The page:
the pillows. She did not answer, but her whole form shook with the
tearless sobs she energetically suppressed. The sick man gazed down
upon her.

"Be calm, Jane, this opinion can surprise you as little as it does me,
although we have both, perhaps, expected a longer respite. It must be,
and you will not make the necessity of the separation more bitter
through your tears."

"No!" She suddenly drew herself up, and gazed down upon her father; her
sorrow was suppressed by the most absolute self-mastery; her lips
scarce quivered. The sick man smiled, but there lay a sort of
bitterness in that smile; perhaps he would rather have seen her not
obey him so readily.

"I have to speak with you, my child, and I do not know how many quiet,
painless hours may be granted me. Come nearer to me, and listen."

Jane took her place by her father's bedside, and waited silently.

"I can calmly leave you, for I know that despite your youth, you need
no stay and no guardian. In outward emergencies, you have Atkins at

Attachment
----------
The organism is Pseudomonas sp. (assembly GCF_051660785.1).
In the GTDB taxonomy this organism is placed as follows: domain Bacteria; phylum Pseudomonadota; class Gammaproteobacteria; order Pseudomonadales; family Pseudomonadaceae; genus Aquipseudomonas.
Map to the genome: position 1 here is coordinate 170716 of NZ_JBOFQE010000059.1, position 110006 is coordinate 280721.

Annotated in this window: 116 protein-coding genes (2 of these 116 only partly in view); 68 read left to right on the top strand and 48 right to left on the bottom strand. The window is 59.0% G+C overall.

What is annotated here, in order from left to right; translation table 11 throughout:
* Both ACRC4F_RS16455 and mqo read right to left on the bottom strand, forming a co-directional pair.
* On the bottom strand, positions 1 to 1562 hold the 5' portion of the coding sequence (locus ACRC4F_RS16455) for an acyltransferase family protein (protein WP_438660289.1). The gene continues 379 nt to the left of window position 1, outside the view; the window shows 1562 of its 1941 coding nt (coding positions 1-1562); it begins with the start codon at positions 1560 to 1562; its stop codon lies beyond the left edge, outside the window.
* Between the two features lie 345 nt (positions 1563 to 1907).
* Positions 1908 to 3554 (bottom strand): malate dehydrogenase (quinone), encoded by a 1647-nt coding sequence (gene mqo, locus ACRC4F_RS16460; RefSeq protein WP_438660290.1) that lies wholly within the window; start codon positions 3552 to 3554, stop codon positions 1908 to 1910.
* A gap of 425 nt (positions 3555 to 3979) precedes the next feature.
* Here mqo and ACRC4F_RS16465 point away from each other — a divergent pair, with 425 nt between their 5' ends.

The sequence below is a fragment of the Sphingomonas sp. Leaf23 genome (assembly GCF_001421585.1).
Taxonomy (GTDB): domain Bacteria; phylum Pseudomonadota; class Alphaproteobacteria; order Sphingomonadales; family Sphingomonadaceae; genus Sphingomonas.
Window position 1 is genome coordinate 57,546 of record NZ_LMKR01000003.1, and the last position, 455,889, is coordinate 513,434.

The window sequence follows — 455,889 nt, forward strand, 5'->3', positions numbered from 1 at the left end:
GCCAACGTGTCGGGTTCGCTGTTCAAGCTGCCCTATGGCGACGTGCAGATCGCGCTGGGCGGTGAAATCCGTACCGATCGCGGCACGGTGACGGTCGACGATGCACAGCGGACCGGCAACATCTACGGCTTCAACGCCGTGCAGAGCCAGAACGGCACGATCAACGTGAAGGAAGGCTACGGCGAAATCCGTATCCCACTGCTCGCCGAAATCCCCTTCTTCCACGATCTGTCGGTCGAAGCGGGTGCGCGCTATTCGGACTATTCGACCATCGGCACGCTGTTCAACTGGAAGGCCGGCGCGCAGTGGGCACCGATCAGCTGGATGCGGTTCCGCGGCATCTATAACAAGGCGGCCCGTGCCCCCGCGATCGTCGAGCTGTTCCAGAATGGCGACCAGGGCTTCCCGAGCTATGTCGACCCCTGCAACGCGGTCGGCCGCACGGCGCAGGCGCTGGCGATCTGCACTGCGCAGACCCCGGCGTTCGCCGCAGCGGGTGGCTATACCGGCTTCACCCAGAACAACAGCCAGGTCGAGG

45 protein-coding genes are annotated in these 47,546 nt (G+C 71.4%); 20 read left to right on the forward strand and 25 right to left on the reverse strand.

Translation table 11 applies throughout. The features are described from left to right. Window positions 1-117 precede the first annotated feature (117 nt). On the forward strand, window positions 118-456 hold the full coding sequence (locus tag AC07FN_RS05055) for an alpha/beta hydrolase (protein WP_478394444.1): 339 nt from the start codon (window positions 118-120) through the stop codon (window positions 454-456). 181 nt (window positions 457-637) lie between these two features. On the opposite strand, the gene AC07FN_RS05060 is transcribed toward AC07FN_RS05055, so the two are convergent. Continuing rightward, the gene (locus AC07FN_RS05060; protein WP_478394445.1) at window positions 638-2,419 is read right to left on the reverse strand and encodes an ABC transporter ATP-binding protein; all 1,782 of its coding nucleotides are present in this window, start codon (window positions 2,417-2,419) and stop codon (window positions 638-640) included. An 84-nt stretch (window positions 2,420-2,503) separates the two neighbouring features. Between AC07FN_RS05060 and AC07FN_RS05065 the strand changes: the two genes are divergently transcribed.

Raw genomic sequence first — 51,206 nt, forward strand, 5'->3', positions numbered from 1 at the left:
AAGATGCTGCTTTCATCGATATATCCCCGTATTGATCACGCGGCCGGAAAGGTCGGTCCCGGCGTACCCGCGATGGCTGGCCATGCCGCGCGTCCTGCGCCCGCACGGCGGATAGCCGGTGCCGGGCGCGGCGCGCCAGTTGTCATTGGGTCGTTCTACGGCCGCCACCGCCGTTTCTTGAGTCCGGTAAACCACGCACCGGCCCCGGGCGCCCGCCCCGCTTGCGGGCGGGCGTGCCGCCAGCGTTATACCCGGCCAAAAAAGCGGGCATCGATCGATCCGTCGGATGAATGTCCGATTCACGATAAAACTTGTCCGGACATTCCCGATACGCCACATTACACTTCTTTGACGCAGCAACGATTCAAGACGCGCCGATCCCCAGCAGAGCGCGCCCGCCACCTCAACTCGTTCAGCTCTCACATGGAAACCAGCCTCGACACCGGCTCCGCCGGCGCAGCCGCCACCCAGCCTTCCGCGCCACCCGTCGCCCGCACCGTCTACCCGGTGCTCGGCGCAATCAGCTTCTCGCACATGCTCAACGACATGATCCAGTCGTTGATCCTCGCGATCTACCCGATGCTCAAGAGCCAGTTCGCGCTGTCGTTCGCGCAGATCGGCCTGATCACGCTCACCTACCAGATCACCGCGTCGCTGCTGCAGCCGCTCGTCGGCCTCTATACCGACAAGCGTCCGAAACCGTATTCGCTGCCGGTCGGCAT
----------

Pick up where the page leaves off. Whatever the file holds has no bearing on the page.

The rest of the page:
your side; his sarcastic, eternally mocking nature has never been
agreeable to me; but in an association of almost twenty years, I have
proved his integrity and devotion. You know that he long since amassed
a fortune of his own, but he preferred to let it remain in our house.
He will be at your side, until you confide yourself to the protection
of a husband, which will perhaps happen soon."

"Father," interrupted Jane, "I have something to tell you. You know
that Mr. Alison has been here; he has asked for my hand."

The sick man drew himself up with an expression of lively interest.

"And you?"

"I have given him my promise."

"Ah?" Forest sank back upon his pillow, and was silent.

Jane bent over him in astonishment. "And are you not willing? I felt
certain of your consent in advance."

"You know Jane, that I will neither restrict nor control you in your